Factually, Plaintiff worked for Defendant Wells Fargo as an Online Customer Service Representative. In 2011, she was diagnosed with an enlarged thyroid and large mass that extended into her chest causing chest pain and tracheal compression. She had a thyroidectomy surgery first, and a second chest surgery was scheduled for approximately two (2) months later to address the chest mass. Wells Fargo paid Plaintiff short-term disability benefits for three (3) weeks after the first surgery, but terminated benefits prior to the second surgery, since it determined that three (3) weeks was the typical recovery period for this type of operation. Additionally, while Plaintiff was facing her surgeries, her husband died unexpectedly, triggering a recurrence of depression and post-traumatic stress disorder (PTSD) related to the death of her mother and her children in a house fire in 2004. Her primary care physician doubled her dosage of antidepressants and referred her to a psychologist for additional treatment. Between those two (2) surgeries, Plaintiff sought continued short-term disability benefits on the basis of both physical and psychiatric complaints.
Defendant denied Plaintiff’s continued receipt of short-term disability benefits between the surgeries. Plaintiff filed an internal appeal of the adverse claims decision. She noted that she continued to have chest pain from the recent thyroid surgery and suffered emotional trauma from the death of her husband. Her primary care physician and thoracic surgeon provided additional documentation to this effect. Plaintiff also provided Wells Fargo with the contact information for her psychologist. Additionally, Plaintiff also provided a detailed letter from her sister, who was her primary caretaker, outlining Plaintiff’s continuing pain, disability, and severe panic attacks.
During the appeal process, Defendant sought an independent psychological peer review of Plaintiff. The psychological reviewer did not contact Plaintiff’s psychologist; he determined that the evidence in the record suggested that the recent events could have triggered PTSD; and he overall concluded that in the absence of psychiatric/psychological records or a telephone conference with Plaintiff’s psychologist, no opinion could be provided on whether Plaintiff’s psychiatric status limited Plaintiff’s functional capacity. Wells Fargo upheld its previous decision to deny benefits.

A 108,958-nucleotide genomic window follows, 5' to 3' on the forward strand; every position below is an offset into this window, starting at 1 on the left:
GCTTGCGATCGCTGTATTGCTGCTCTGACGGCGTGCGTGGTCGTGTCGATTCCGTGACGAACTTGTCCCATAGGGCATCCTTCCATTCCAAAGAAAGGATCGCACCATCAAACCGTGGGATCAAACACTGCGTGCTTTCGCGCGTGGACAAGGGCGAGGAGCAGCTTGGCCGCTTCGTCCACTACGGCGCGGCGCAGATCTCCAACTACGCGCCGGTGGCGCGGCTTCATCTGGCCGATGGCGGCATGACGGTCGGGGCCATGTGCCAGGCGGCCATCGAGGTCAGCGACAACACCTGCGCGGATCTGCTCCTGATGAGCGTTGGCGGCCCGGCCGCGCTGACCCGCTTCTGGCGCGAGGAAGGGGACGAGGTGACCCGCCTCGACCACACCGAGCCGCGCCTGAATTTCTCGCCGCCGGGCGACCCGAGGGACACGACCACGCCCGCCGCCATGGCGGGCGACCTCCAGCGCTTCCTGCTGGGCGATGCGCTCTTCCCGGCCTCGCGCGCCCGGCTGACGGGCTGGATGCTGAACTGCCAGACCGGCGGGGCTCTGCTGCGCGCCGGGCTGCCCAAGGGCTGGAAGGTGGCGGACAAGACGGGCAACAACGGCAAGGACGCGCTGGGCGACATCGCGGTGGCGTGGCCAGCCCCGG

Plaintiff filed an ERISA lawsuit claiming that Defendant abused its discretion in denying her short term disability benefits. Defendant moved for summary judgment. The trial court found there was insufficient evidence of disability under the plan and granted summary judgment in favor of the Defendant. Plaintiff appealed to the Fourth Circuit.
The Fourth Circuit held that Defendant abused its discretion because it failed to contact Plaintiff’s psychologist when it was on notice that Plaintiff was seeking treatment for mental health conditions and when it had the psychologist’s contact information, as well as properly signed release forms from Plaintiff. Here, the Defendant “chose to remain willfully blind to readily available information that may well have confirmed [Plaintiff’s] theory of disability.” The Court recognized that “the primary responsibility for providing medical proof of disability undoubtedly rests with the claimant,” but also observed that the plan administrator cannot ignore medical information that may confirm the Plaintiff’s theory of disability where “there is no evidence in the record to refute that theory.” Claim administrators should “notify a claimant of specific information that they were aware was missing and that was material to the success of the claim.”